6. Jurassic Park (Spielberg, 1993)
Michael Crichton’s novel, Jurassic Park, is considered his best effort, garnering both social and critical acclaim. Interestingly enough, it started as an idea for a screenplay. Once Spielberg got ahold of the rights, Universal paid Crichton $500,000 to adapt his own novel (which he did).
The film benefited both from Crichton’s own vision in the screenplay and the amazing special effects that were employed to bring the film to life. Never before had viewers scene dinosaurs in the way they were presented in Jurassic Park. Spielberg and Crichton worked well together, and the film benefited from this.
With the incredible visuals and Crichton’s true-to-form modern Frankenstein narrative in play, the film had far more going for it than the novel.
7. The Shining (Kubrick, 1980)
Stephen King has famously exclaimed his hatred of this adaptation, questioning Shelley Duvall’s portrayal of Wendy, the very abrupt changes to the novel, and the changed ending.
King’s novel was much more about Jack’s struggle with alcoholism and his inner demons than actual ghosts and possession. King explored the familial struggle and the implication of alcohol (stemming likely from his own experiences with addiction), and he criticized Kubrick’s film for making Jack appear already crazy when he goes in for his job interview.
It’s perhaps a legitimate grievance, but Kubrick’s adaptation is wholly chilling and unnerving in a way King’s novel wasn’t (and never attempted to be). Kubrick wasn’t exactly known for making horror films, and there could be an argument that this isn’t necessarily a “horror” film in the strict sense of the term. But Kubrick created an entirely different monster with this film, not only by letting it stand on its own, but also by boldly changing critical plot points from the novel.
8. The Silence of the Lambs (Demme, 1991)
If anything, Demme’s adaptation of The Silence of the Lambs is proof that faithful adaptations can be just as successful as adaptations that play with the source material. There are a few changes from Harris’s unnerving novel, but – for the most part – Demme’s adaptation is true to its source material.
Its success comes in casting. Jodie Foster and Anthony Hopkins not only were perfect choices for their respective roles, but they also brought an entirely different side to their characters. In the novel, there is no doubt that Hannibal Lector is to be feared, but Hopkins’s performance was disturbing and riveting on an entirely differently level. Hannibal Lector went from an abstract idea in our minds to a person with a face on the screen.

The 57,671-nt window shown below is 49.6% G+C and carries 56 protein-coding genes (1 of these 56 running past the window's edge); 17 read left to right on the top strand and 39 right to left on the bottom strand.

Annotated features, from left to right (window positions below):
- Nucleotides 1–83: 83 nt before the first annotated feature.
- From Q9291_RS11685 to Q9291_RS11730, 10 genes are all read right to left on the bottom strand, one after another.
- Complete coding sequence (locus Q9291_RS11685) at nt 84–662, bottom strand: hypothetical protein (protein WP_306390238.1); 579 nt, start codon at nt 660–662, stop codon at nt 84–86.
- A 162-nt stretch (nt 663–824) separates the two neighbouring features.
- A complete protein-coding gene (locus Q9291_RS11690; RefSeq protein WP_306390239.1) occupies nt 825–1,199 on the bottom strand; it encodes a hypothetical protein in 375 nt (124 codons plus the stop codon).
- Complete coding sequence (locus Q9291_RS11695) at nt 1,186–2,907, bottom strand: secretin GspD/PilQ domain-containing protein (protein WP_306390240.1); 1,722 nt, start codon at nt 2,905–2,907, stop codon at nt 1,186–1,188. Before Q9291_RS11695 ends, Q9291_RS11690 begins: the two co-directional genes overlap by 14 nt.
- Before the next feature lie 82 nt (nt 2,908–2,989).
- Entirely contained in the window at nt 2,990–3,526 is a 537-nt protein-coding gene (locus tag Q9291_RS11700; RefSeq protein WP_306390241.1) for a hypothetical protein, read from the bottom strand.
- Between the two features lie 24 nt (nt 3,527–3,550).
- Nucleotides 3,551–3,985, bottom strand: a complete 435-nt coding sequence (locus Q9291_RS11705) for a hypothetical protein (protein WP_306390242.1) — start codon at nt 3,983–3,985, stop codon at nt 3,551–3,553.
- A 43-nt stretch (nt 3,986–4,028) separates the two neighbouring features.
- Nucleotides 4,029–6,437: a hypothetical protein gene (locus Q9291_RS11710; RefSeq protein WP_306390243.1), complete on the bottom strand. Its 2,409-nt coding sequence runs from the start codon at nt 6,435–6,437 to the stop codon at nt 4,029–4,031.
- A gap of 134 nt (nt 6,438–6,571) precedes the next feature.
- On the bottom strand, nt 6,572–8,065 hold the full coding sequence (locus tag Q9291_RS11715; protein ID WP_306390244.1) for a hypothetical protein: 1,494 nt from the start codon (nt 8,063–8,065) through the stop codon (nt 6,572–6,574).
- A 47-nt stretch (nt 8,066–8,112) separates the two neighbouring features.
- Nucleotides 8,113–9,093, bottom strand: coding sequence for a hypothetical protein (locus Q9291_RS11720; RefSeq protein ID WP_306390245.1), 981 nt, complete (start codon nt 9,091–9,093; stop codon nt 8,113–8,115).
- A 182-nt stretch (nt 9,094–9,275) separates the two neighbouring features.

In this case, the book and the film are likely equal since they both successfully set out what they hoped to do, but the film adaptation really creates a different sense of dread than its literary counterpart.
9. Gone Girl (Fincher, 2014)
David Fincher’s powerful film, similar to Demme’s adaptation of Harris’s novel, stayed true to the film (though Gillian Flynch, who wrote both the novel and the screenplay, said that she slightly changed the ending of the film, though not to an amount where it was incredibly noticeable).
The difference between these two incarnations of the same story really has to do with Fincher’s incredible visuals and the soundscape of the film. In a novel, the image is what you discern in your mind. It’s the images you, as a reader, create from the details of the novel.
Film doesn’t have to worry about that, and it adds a further level: it allows you to hear things without you having to internally replicate those noises. A scream is no longer trapped in your mind, it’s bounced around a room and thrown at you.
And Fincher really delivers on these two fronts, changing the entire feeling of the story both subtly and overtly. It’s one thing to create dread with prose and dialogue, it’s another to assault the senses and create an experience that oozes tension. And that’s what David Fincher’s Gone Girl does.
10. No Country For Old Men (Coen brothers, 2007)
The Coen brother’s film adaptation is another excellent example of how being faithful to the source material can prove to be just as important as being unique. The real shining difference between film and literature are their respective literary methods.
A film will always be different than a book because we watch movies and read books (a rather simple observation) and therefore filmmakers are already creating unique works by translating a book to the screen. The directors, like Kubrick, who go above and beyond are few and far between, but that’s not necessarily a bad thing.
Like many other films on this list, the film adaptation really benefits from its casting, cinematography, and direction. This is to say that, by being a film (and being outstanding in those regards) it is a successful adaptation. But the real game changer is Javier Bardem, whose performance as Anton Chigurh brings a palpable menace, and a face, to the character a reader could only imagine beforehand.
In this way, the film – by being so faithful to the source material and by perfectly executing the facets of filmmaking necessary – rivals the source material because it takes the power of McCarthy’s novel, brings it to the screen, and makes it accessible to millions of people in a way the book could not do.
Author Bio: Keith LaFountaine is a senior at Lyndon State College, planning to graduate in May. He is majoring in Cinema Production, and is currently working on his senior thesis film: “Departure.” Keith hopes to eventually direct narrative films.